10) Darwin Was a Slacker and You Should Be Too, Alex Soojung-Kim Pang, Nautilus. I have always loved power naps. After this article – and Pang’s book Rest: Why You Get More Done When You Work Less – I no longer feel guilty about taking them. Pang’s work made a more positive difference on my life than anything else I read this year. The “deliberate rest” that Pang describes, especially when coupled with deep work, was a recipe for success when writing my thesis.

I’m not Catholic, but I regard this as high praise, as all the Jesuits I’ve met have been frighteningly well-read. (Granted, most of them were teachers and academics, so my sample is somewhat skewed in favor of heavy readers, but still…)

(And glad it helped you write your thesis, Michael!)

This turned out to be one of a number of end-of-2017 mentions of Rest that came across my radar. The Christmas season was a good time for book sales, and it’s also the kind of book that people read for new year inspiration.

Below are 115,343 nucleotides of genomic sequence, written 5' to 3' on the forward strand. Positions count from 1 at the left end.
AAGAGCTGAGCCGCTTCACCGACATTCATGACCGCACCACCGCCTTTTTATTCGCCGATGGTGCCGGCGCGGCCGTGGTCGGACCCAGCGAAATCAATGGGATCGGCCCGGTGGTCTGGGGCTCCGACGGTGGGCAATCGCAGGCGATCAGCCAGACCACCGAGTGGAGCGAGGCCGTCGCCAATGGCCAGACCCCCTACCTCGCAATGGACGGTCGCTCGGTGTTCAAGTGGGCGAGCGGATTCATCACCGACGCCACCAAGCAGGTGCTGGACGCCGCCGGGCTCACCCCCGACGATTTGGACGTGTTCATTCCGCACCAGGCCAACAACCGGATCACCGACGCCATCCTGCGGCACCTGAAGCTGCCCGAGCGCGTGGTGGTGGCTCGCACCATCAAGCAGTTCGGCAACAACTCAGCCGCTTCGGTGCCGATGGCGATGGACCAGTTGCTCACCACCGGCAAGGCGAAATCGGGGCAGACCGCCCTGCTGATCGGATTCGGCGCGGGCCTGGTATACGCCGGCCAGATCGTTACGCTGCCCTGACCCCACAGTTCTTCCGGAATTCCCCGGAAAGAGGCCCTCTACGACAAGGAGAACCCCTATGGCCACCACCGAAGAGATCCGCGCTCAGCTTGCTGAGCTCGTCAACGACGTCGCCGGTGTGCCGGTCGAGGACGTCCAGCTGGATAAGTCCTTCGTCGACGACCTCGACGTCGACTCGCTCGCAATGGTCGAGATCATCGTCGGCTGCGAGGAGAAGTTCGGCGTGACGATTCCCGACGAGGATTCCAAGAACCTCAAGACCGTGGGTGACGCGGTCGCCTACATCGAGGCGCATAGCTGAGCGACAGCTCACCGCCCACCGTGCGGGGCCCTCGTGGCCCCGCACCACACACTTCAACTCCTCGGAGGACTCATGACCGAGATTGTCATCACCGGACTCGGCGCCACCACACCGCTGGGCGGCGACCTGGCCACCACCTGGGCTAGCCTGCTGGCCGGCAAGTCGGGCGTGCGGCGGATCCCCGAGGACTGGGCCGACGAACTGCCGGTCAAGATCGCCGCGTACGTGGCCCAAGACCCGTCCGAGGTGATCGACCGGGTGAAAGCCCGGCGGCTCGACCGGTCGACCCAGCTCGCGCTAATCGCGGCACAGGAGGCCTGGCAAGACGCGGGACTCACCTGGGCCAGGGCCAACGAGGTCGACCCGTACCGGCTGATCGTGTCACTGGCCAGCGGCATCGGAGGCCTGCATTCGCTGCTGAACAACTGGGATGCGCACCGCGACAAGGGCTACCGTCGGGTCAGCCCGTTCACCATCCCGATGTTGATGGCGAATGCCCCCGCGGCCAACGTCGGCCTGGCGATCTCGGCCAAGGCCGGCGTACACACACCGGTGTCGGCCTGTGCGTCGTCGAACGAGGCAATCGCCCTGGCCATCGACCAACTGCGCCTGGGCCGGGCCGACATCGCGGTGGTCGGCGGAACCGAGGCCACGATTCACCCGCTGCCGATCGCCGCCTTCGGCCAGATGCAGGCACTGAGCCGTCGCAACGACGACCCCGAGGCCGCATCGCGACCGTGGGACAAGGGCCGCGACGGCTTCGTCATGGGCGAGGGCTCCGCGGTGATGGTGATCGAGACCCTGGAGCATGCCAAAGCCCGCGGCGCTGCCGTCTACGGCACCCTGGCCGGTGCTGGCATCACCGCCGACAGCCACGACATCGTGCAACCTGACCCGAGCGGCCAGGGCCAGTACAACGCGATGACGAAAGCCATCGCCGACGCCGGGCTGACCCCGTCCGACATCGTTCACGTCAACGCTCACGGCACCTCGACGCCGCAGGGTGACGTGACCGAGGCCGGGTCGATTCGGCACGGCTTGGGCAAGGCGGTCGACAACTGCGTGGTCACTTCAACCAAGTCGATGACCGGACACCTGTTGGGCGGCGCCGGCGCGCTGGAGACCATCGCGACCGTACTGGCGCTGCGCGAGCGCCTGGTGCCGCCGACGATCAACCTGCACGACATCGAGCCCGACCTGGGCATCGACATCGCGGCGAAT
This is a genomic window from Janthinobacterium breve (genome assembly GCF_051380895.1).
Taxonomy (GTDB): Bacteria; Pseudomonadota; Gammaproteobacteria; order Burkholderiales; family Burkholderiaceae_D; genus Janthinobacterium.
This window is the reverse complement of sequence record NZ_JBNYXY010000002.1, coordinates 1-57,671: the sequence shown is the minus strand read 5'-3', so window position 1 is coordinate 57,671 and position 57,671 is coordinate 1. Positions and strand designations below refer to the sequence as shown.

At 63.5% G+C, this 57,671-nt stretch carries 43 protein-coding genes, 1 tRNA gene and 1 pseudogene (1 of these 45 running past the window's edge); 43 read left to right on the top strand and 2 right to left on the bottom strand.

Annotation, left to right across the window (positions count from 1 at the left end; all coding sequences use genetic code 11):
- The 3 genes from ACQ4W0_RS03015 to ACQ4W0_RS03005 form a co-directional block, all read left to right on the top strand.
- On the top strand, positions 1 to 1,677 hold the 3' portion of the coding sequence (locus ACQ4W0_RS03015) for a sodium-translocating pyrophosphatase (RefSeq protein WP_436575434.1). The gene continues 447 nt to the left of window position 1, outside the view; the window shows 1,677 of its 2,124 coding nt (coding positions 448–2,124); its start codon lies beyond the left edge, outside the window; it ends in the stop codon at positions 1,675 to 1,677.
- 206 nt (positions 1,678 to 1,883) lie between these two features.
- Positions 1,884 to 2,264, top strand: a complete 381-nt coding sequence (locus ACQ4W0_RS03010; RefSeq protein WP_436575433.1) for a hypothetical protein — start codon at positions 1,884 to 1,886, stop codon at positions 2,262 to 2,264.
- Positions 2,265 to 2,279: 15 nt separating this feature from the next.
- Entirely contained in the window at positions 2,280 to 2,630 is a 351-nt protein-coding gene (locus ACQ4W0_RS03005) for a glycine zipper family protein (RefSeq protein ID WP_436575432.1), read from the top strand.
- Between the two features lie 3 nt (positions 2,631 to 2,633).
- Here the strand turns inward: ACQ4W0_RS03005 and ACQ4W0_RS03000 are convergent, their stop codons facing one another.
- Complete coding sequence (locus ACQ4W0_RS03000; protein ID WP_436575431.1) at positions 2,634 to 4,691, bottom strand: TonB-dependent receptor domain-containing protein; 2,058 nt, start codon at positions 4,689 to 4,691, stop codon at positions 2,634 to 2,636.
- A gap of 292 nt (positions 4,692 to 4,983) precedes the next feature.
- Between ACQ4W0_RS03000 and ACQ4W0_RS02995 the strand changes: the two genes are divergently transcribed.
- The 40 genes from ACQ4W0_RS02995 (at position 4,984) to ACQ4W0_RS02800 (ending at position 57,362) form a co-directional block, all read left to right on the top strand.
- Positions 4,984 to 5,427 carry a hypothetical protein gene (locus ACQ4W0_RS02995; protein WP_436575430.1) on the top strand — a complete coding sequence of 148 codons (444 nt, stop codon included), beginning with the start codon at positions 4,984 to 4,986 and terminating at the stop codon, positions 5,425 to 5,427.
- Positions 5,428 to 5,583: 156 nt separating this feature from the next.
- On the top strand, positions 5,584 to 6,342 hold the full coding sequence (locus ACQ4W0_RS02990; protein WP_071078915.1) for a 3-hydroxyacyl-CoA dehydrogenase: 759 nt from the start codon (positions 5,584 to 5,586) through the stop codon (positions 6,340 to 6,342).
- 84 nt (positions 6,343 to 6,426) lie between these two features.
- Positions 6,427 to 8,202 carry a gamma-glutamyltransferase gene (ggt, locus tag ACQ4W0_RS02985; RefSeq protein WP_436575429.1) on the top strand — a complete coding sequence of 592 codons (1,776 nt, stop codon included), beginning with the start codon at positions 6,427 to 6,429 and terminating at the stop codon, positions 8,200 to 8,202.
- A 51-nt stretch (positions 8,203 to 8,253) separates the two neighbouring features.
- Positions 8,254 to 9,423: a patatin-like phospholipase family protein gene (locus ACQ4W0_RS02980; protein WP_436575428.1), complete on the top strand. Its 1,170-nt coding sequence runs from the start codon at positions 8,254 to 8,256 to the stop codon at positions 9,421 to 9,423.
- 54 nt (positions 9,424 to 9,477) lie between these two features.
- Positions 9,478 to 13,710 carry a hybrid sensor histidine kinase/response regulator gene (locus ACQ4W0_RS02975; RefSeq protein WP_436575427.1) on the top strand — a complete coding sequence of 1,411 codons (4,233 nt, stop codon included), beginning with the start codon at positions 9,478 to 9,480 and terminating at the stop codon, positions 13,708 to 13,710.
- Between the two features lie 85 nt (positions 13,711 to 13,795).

The “Think Differently About Kids” letter

Baby and iPhone

JANA Partners and Calstrs have published a pretty amazing open letter calling for Apple to rethink its design of its products, with the aim of making them less addictive to kids.

I suspect it’s published elsewhere, but the original is at Think Differently About Kids, and is the first manifesto I’ve ever seen that requires you acknowledge a disclaimer first.

There are a couple interesting thing here. The first is the argument they make that helping people be more mindful in their technology use, and developing more subtle and useful tools for helping parents control their kids’ device use, would establish Apple as market leader– or rather confirm it as the leader it already is: